Shipping costs reach 15 month high despite some restoration of Red Sea route

By Isaac M December 30, 2023

The cost of shipping goods has again grown significantly as freight giants continue to avoid the key Red Sea route and unions expand protections for mariners.

Freight prices rose 80% in the past week, having already gone up nearly 50% the week before.

The most widely used measure of freight cost, the Shanghai Containerised Freight Index (SCFI), increased to $2,694 (£2,113) per container, up from $1,497 (£1,177) last Friday 22 December, according to data given to Sky News by global logistics company, DSV.

Not since 30 September 2022, 15 months ago, had the price been so high.

The index measures the average cost of a 20ft container being shipped from Shanghai to Europe.

Higher shipping prices influence the sums being paid at checkouts and can have an inflationary impact, as most goods will spend at least some time at sea on their journey to consumers.

The Red Sea is a key supply artery which has been made increasingly dangerous as Yemen’s Houthi militants, in support of Palestine, have attacked boats they believe to be supplying and exporting from Israel.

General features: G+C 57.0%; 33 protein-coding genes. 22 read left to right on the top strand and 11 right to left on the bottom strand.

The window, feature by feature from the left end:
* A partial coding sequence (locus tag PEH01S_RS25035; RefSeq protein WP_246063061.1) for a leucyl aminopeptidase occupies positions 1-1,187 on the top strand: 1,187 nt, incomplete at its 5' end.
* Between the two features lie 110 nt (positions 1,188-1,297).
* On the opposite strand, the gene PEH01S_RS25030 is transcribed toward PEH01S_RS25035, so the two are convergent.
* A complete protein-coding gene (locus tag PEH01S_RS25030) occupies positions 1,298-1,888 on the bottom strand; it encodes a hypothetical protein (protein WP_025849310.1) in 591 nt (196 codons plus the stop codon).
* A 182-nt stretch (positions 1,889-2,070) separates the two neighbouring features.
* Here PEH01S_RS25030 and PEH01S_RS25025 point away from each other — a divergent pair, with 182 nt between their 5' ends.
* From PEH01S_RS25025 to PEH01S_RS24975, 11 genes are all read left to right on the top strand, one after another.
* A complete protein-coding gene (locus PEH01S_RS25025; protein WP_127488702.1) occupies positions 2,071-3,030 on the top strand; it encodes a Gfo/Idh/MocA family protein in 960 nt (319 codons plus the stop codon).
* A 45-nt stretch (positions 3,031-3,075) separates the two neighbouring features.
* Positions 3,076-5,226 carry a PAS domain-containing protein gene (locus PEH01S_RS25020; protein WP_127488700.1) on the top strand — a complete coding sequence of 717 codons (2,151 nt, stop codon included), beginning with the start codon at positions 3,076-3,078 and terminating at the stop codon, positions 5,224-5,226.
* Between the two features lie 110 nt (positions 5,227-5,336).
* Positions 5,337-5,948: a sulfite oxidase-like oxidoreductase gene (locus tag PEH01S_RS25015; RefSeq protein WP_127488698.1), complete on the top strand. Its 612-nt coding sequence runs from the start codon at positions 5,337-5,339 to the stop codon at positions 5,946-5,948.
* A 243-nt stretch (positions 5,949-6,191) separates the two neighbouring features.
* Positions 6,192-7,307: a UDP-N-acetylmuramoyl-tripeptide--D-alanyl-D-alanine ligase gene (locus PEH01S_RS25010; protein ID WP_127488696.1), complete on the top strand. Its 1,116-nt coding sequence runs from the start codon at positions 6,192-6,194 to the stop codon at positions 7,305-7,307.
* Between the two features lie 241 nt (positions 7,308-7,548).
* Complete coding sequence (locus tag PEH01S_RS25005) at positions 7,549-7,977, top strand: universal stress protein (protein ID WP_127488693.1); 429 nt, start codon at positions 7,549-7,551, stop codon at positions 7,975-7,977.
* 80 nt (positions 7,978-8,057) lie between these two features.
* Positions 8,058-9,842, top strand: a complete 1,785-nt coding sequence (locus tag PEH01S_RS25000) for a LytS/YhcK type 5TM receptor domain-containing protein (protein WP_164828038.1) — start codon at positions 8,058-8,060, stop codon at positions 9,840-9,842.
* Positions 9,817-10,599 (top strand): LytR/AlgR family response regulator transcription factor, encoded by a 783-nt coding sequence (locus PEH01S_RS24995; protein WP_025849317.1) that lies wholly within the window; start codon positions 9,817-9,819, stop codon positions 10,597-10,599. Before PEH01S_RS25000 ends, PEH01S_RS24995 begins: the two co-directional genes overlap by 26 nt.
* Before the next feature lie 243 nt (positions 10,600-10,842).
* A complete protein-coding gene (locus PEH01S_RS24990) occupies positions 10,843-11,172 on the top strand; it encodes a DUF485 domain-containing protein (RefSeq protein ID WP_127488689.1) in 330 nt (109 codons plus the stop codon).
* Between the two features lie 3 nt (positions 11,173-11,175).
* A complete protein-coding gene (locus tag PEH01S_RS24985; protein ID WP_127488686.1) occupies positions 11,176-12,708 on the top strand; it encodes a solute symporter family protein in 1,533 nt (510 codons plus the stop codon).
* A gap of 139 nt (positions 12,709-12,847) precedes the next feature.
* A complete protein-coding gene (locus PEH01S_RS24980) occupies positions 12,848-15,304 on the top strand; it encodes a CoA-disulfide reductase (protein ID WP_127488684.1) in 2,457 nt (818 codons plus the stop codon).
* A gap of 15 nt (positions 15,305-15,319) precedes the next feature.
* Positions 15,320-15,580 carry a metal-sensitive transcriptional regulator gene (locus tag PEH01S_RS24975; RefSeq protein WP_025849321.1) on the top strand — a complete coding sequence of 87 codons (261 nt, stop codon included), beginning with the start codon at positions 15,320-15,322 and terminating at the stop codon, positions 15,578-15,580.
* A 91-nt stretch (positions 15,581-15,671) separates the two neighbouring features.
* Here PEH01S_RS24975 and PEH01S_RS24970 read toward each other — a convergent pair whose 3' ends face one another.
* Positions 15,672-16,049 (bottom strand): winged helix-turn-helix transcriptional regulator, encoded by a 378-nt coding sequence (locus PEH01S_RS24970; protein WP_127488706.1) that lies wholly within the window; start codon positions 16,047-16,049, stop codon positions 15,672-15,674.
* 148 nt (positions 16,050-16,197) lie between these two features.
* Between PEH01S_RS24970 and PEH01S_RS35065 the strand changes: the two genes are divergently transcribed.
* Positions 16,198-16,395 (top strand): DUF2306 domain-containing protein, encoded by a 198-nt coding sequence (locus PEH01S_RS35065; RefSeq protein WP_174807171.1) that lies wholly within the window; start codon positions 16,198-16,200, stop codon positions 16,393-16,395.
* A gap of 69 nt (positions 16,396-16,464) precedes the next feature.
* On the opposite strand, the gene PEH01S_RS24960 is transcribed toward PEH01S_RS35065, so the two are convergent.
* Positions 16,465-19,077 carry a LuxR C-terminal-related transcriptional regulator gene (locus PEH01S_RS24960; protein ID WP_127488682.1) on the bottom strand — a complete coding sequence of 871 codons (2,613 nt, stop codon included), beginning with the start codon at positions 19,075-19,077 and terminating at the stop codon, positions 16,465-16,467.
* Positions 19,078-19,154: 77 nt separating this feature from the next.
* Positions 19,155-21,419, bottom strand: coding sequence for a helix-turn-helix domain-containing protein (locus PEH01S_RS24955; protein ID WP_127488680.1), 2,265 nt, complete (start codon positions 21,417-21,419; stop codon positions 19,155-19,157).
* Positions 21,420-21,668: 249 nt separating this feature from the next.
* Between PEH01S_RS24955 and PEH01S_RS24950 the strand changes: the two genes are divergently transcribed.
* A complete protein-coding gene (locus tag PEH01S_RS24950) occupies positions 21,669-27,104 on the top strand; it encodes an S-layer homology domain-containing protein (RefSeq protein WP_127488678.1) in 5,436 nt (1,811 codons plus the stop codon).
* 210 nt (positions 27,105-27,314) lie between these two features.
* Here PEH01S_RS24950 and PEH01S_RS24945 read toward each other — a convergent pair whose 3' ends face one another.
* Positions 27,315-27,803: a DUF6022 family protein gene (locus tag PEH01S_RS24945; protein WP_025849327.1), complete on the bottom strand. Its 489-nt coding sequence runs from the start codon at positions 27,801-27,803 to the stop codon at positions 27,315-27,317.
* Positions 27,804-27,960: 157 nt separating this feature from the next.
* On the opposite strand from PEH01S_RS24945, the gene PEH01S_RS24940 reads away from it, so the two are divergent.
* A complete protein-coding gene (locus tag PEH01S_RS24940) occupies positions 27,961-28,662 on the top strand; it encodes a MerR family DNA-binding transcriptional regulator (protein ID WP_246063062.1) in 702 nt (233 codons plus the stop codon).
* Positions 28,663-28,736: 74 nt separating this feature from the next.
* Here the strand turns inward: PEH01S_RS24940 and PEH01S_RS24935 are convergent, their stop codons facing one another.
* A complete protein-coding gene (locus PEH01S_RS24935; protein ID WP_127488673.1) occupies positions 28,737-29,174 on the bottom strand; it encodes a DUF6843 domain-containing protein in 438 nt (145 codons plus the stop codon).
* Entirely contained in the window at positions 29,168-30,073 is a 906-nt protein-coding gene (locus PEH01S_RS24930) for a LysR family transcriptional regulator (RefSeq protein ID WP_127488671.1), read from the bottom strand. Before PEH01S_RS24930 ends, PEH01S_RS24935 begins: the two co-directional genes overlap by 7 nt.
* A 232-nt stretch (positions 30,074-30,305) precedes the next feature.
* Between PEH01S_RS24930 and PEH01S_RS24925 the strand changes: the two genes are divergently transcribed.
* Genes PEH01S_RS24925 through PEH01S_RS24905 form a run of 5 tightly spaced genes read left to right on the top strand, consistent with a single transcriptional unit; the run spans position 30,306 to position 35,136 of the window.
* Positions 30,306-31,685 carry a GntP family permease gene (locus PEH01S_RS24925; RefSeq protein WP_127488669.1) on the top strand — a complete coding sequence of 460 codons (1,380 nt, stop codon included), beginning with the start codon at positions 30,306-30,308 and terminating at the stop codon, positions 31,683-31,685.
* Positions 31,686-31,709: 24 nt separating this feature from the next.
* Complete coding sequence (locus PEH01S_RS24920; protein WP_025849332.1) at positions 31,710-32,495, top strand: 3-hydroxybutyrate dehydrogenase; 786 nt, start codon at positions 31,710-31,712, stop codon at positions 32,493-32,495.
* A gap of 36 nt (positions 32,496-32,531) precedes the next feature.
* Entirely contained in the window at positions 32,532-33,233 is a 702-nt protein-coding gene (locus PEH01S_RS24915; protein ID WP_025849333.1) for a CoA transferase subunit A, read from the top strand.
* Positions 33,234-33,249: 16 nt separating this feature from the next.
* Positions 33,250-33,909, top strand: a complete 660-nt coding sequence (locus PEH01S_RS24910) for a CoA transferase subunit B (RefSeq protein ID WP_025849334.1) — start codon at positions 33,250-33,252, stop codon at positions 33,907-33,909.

Avoiding the area can add up to two weeks to a journey time, as the alternative is to travel down and around South Africa via the Cape of Good Hope.

Price rises come despite the second largest container shipping firm, Maersk, recommencing some Red Sea journeys and the commencement of Operation Prosperity Guardian – a US-led multi-national naval force created to fend off attacks.

Other firms, including the biggest container transportation company, Mediterranean Shipping Company (MSC), are continuing to divert vessels.

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Global economic crisis looms as Red Sea attacks disrupt global shipping.

Another cost factor at play is the major expansion of ships impacted by the warlike area designation made by unions and industry.

More protections were given to seafarers – and higher insurance bills resulted for operators – when the UK Warlike Operations Area Committee (WOAC) – made up of unions Nautilus International and the RMT, along with industry representative, the UK Chamber of Shipping – on Wednesday extended Red Sea recommendations.

Now, any boat that is owned by a company trading to Israel, or has called at a port in Israel since 21 June, or is scheduled to call at a port in Israel, or has any other established link to Israel, or has had at any time since 21 June 2023, has to pay mariners more for their work onboard and give them the right to refuse a Red Sea journey without being fired.

Previously, only ships with an owner or management connection to Israeli-owned companies came under the requirements.


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